Providing a convincing spatial environment requires a high level of technical expertise, equipment and systems – “there are no short-term fixes to capturing realistic and believable audio, regardless of what new-to-the-market VR companies might claim,” explains Dave. He continues:
“We have developed our own capture techniques which allow us to monitor the reverb and reflection of sound within real world environments and recreate them in any environment. This could be a theatre, concert hall, church, kitchen or even in the woods or on a beach. This process is very similar to Photogrammetry techniques used in construction which use high end laser scanners to take a ‘point cloud’ of 3D information and can then be reproduced in any 3D development platform.
We call this ‘acoustic fingerprinting’ as no two places ever sound the same and those used to the sound of a specific venue will be able to hear those very familiar acoustics.”
Mixed Immersion has also developed workflows and techniques for both 360° and 3D VR experiences, where the audio is required to be either directional for standard narrative or interactive for a user-led narrative. They have extensive experience working with game engines and 360° video editing tools, having already worked on a number of well-known VR experiences and recently have been working closely with an Oscar-winning director to create a world-first in 360° full sensory, VR production.
With their agnostic approach to content creation, they can use the same material across all available delivery platforms, apps and media and advise on the best platforms for displaying the created content. Their audio dialogue services include sound-to-picture mapping, voice-over recording, artist acquisition and disguise and manipulation techniques.
“We are also experts in large scale, immersive speaker installations and have a strong history in 3D audio systems,” says Dave. “Using the same technologies, we can scale these experiences down to single-person or crowd-sized headphone installations where each user will have slightly different experiences, depending on their locations.”
Coping with the challenges
“We’re not just building a company or a brand, we’re building an entire industry,” Dave explains. And the issue with any new development is persuading people that it needs to exist. “Not only are we educating audiences to the possibilities of this new world in audio, we’re having to educate potential clients also,” Dave continues.
“In film, the whole experience is about sitting forward and with audiences focused on the action, they don’t notice the sound. Film directors say that 3D sound just distracts people from what’s happening on the screen but in VR, it’s important to have 3D audio. However, audiences – and practitioners – don’t realise the importance of that audio as they can’t see it.”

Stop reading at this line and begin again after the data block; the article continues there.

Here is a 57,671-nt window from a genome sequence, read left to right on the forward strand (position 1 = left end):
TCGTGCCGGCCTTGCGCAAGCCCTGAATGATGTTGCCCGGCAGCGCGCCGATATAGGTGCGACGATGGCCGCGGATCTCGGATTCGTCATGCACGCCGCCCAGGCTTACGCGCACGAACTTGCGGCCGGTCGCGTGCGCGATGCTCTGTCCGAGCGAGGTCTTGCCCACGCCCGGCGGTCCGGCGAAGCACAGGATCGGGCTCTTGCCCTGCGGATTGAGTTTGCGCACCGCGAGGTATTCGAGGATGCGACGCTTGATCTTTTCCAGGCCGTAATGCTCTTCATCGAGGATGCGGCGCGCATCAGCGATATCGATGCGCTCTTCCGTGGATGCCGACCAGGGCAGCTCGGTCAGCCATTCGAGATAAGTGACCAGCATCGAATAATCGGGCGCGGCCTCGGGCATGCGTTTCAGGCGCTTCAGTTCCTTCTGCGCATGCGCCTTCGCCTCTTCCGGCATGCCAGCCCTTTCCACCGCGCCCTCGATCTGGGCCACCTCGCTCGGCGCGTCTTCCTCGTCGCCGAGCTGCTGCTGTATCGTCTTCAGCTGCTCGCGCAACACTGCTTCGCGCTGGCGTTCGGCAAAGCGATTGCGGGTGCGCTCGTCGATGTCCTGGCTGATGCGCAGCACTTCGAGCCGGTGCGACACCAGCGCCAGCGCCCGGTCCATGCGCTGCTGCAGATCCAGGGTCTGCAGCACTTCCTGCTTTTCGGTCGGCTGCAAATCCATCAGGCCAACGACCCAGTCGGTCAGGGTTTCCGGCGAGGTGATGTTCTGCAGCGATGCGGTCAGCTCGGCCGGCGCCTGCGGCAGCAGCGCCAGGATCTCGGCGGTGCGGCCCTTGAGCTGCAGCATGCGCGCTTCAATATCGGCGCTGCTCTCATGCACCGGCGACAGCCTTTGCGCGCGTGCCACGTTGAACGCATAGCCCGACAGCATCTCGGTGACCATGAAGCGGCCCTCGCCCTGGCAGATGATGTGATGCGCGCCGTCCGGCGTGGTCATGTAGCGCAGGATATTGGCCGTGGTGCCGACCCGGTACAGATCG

Explaining that it’s currently a challenge to persuade clients to allocate budgets for audio when making 3D interactive experiences, such as games, Dave says there is not much appreciation for audio as part of the overall experience – and this is something they are working to change. But – “we have to get people to try it to believe it”. Once they do, the whole conversation becomes a whole lot easier!
“The difference between 2D audio and 3D audio is unreal but there are not many platforms to try it out on – there’s no YouTube for 3D audio for example. We need to allow more consumers to try it out to increase the demand.”
Projects to date
The company’s work to date includes the world’s first “interactive boot” for Adidas, fitted with sensors and real-time visuals that responded to users’ gestures and movements, alongside a 3D sound cloud that moves audio around the user using a technique called “granular synthesis”.
They have provided spatial audio environments and sound design for the pilot of the VR series, Rose Coloured, a future-based experience where AR and AI tools are used by the public to help understand their new world.
Working with two-time Oscar winner, the Indian composer and producer AR Rahman on his first VR film, they used the latest techniques in spatial audio production to help create an immersive viewing experience combing stereoscopic visuals, audio, scent and viewer-movement.
They worked for the Guardian on its Underworld experience, adding effects to enhance ambience and provide deep immersion, including the noise of manhole covers opening and the splashing of rats through the water.
Next on the horizon is the Somnai immersive theatre production in London which launches in March 2018. Described as “a layered reality show” created by merging real world theatrics and the latest immersive technology, the team will provide sound and speaker design, as well as managing on-set audio-based narration and direction.
What does the future look like?
“We feel there’s been a first movement of VR and AR, now there’s going to be a secondary movement where spatial audio assumes a key importance. The future of this audio will come out of headphones and will have the same impact on the world as that of the movement of audio from mono to stereo. Augmented reality audio is something that we should all watch out for in the next couple of years.”
— Mixed Immersion